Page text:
Serving Franklin County, WA

Explorers program offers young adults chance to learn law enforcement

PASCO – Learning to be a police officer can be a lot of fun.

The Franklin County Sheriff's Office offers the Explorers training program for kids 14 and up to learn about roles in law enforcement.

"It gives them a firsthand view of what law enforcement does," said Deputy Jacob Safford.

Safford and Deputy Scott Wright volunteer their time to run the program that is part of Boy Scouts of America and part Washington Law Enforcement Exploring Advisors (WLEA). The local program is run through the sheriff's office.

Explorers are young adults between the ages of 14 and 21. They learn standard police work from building searches to case law through academies, classes, and ride-alongs with deputies. The program teaches all aspects of law enforcement including learning about the civil service exams.

"We want them to learn about law enforcement opportunities," said Safford. "We want these young adults to learn leadership skills that will help them in their adult life."

Explorers can attend law enforcement academies to learn everything from drug enforcement to investigations. If they receive academy training, for about two years, then they can attend the WLEA Academy, where explorers receive further instruction through role-playing scenarios.

"The young adults that go through the academy enjoy it and get a lot out of it," Safford said.

To be an Explorer, the young adults are automatically part of Boy Scouts for insurance but the rest of the costs are paid for by the program, such as membership dues. The first year requires about a $25 fee to the Boy Scouts and after that, the program pays for them. There is help available for low-income candidates.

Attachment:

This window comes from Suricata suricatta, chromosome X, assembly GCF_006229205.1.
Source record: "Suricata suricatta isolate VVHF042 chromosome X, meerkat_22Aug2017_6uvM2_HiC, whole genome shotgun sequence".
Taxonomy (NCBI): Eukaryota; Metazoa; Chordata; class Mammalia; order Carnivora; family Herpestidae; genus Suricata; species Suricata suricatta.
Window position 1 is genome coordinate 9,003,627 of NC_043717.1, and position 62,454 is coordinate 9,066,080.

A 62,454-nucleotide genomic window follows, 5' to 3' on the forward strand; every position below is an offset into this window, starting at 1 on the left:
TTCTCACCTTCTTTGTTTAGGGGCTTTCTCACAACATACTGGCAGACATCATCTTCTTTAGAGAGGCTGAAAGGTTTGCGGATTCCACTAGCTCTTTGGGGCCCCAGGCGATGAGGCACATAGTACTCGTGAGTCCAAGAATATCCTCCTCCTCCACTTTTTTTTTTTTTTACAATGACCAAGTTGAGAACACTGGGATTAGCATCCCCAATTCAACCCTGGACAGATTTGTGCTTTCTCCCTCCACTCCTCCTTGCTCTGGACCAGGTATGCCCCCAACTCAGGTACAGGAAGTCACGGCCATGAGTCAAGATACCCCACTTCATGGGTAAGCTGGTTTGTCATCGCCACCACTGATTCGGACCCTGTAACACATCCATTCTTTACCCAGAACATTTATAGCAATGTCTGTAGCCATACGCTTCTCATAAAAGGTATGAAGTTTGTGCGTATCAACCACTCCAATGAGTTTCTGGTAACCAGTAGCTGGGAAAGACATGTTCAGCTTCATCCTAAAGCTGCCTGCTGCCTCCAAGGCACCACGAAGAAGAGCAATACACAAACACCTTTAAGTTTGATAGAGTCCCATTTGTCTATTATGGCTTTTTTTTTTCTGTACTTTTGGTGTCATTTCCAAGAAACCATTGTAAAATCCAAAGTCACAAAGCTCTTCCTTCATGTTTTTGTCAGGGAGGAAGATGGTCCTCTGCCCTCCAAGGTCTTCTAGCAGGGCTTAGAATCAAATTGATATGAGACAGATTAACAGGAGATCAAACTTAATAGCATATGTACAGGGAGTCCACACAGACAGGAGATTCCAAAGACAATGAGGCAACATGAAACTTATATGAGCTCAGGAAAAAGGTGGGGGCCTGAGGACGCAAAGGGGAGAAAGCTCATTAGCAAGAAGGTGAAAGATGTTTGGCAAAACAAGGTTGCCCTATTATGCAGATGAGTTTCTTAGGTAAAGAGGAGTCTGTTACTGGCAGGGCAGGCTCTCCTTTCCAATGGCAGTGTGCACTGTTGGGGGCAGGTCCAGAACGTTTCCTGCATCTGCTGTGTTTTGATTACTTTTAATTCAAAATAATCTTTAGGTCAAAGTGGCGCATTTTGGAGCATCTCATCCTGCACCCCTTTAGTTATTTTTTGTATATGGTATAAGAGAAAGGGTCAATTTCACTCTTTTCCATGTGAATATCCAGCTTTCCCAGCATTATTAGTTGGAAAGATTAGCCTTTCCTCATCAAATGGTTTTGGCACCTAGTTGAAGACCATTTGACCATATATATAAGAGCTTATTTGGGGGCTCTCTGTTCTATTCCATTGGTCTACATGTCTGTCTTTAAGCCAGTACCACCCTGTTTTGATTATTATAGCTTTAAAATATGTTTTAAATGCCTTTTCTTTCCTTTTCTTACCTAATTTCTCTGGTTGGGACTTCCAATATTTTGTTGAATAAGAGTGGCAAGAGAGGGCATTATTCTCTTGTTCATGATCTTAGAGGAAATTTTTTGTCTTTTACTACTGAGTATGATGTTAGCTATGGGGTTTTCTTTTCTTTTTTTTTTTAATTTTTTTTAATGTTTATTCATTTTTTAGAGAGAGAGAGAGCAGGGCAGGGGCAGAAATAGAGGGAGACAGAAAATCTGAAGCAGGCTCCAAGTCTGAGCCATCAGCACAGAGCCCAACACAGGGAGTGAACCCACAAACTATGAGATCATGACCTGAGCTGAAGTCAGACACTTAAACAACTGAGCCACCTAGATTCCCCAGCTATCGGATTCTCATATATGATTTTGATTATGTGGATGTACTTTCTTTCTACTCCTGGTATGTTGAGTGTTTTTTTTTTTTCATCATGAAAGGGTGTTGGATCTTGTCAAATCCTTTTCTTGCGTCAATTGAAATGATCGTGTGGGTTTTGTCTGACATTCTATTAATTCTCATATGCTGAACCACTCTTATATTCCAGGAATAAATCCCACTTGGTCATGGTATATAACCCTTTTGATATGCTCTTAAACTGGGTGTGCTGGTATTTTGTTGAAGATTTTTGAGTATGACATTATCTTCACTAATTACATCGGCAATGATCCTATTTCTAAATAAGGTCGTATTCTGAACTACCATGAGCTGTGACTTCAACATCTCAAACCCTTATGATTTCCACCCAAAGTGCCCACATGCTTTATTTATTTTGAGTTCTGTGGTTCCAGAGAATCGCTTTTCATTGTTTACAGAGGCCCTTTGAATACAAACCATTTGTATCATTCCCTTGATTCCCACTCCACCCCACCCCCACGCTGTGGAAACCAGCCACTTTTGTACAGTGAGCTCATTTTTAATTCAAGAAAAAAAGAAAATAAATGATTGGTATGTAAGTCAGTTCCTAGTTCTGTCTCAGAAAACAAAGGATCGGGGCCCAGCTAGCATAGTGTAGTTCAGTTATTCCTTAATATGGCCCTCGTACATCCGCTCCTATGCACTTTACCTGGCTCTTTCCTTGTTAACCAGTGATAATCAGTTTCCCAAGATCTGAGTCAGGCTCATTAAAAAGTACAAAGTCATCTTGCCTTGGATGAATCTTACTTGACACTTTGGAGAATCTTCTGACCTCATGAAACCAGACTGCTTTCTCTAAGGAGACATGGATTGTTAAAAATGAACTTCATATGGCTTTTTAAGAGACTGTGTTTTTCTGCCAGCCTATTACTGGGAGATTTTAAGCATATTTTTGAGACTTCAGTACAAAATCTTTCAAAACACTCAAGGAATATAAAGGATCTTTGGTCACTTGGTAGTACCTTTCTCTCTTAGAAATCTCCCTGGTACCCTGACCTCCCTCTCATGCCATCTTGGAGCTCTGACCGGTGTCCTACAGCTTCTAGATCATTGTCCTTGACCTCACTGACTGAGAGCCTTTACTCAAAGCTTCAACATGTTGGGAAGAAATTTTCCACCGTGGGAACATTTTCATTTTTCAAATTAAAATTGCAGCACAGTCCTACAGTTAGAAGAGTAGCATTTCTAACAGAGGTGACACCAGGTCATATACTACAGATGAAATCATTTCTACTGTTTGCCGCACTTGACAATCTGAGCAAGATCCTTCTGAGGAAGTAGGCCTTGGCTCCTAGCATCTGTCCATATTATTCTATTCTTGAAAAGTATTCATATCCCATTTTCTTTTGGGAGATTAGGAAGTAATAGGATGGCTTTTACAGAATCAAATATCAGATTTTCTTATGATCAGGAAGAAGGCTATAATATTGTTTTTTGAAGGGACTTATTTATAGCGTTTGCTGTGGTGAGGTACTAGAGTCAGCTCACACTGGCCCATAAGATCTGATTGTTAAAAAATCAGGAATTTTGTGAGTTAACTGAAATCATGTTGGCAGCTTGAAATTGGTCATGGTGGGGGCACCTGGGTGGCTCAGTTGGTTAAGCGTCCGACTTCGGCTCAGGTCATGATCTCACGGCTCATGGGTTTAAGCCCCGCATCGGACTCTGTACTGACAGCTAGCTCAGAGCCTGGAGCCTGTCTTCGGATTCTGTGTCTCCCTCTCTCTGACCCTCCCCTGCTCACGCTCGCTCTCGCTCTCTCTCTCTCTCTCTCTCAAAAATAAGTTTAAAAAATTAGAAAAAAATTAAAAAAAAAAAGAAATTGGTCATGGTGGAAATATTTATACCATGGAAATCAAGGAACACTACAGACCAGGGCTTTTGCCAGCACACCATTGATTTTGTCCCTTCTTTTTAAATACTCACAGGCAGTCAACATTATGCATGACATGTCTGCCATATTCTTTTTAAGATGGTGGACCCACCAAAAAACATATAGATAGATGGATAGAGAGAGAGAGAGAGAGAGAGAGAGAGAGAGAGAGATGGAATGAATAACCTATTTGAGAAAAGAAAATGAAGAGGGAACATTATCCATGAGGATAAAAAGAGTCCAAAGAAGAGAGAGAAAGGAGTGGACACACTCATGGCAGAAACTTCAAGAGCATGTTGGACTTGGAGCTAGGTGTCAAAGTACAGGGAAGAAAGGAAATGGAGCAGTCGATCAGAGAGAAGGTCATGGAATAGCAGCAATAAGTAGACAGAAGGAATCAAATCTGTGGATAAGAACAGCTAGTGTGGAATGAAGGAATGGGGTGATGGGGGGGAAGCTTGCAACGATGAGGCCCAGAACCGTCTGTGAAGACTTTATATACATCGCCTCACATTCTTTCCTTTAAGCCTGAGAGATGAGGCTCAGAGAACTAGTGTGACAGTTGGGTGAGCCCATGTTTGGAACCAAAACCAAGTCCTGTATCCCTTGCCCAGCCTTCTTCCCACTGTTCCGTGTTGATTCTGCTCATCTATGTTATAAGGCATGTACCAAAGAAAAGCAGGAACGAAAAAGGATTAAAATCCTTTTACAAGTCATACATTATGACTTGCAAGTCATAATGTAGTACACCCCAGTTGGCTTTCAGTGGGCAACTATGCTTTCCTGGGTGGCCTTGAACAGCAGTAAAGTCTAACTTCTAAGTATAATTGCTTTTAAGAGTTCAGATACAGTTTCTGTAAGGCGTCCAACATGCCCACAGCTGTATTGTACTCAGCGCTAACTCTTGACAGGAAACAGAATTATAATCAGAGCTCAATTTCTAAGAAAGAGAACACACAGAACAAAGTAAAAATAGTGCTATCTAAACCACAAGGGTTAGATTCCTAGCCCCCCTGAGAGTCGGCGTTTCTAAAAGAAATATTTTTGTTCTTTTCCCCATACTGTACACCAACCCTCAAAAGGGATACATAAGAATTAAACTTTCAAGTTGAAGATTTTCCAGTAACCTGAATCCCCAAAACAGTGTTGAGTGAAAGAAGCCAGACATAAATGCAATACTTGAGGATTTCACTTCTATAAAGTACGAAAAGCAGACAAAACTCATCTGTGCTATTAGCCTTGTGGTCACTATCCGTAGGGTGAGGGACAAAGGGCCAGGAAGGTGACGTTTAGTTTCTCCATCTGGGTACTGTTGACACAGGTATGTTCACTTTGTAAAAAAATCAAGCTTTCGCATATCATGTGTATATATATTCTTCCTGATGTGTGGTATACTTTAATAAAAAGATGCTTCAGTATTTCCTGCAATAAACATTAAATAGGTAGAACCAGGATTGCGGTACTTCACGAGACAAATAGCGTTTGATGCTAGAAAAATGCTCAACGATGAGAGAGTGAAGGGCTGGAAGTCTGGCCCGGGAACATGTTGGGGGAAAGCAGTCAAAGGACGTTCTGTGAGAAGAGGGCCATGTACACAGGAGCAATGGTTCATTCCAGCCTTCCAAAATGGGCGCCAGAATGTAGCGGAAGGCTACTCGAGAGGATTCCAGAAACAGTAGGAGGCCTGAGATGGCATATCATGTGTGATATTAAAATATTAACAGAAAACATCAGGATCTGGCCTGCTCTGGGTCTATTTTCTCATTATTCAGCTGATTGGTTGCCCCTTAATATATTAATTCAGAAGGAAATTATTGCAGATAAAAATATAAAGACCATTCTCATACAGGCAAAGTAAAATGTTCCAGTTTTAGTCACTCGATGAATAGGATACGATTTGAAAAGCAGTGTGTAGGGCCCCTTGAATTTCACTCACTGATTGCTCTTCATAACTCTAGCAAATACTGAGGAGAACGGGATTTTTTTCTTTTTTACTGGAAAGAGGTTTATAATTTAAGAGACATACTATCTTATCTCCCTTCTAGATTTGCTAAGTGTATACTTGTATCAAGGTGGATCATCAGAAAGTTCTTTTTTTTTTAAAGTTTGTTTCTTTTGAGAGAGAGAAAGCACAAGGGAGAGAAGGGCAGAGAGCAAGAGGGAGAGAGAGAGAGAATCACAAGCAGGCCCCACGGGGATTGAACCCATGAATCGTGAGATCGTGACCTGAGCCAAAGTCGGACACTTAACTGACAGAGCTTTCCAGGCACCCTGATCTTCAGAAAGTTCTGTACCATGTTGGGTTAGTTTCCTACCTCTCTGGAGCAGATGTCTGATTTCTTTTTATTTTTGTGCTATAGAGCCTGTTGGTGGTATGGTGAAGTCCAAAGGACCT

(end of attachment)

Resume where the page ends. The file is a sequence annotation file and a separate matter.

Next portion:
A background check is required because Explorers see sensitive materials and have access to secured areas in the sheriff's office.

Applications are available at the sheriff's office. Interested young adults can also email either deputy if they are interested at [email protected] or [email protected].

Being an Explorer doesn't mean they become a police officer when they are done, but the program offers opportunities for them to apply for scholarships and prepares them to seek employment in law enforcement.

Safford said he knows the benefits of being an Explorer. He started in 2003 as an Explorer and became a reserve deputy in 20011. Safford was hired as a full-time deputy in 2016.

"It's a great program and I am happy our agency has it," he said.

Author Bio

Bill Stevenson, Editor

Author photo

He has served as a TV news director, managing editor for a daily newspaper and national magazines for motorcycles and ATVs. He built an online news service in Grant County and has more than 20 years of journalism experience in central Washington, from Oroville to Tri-Cities.


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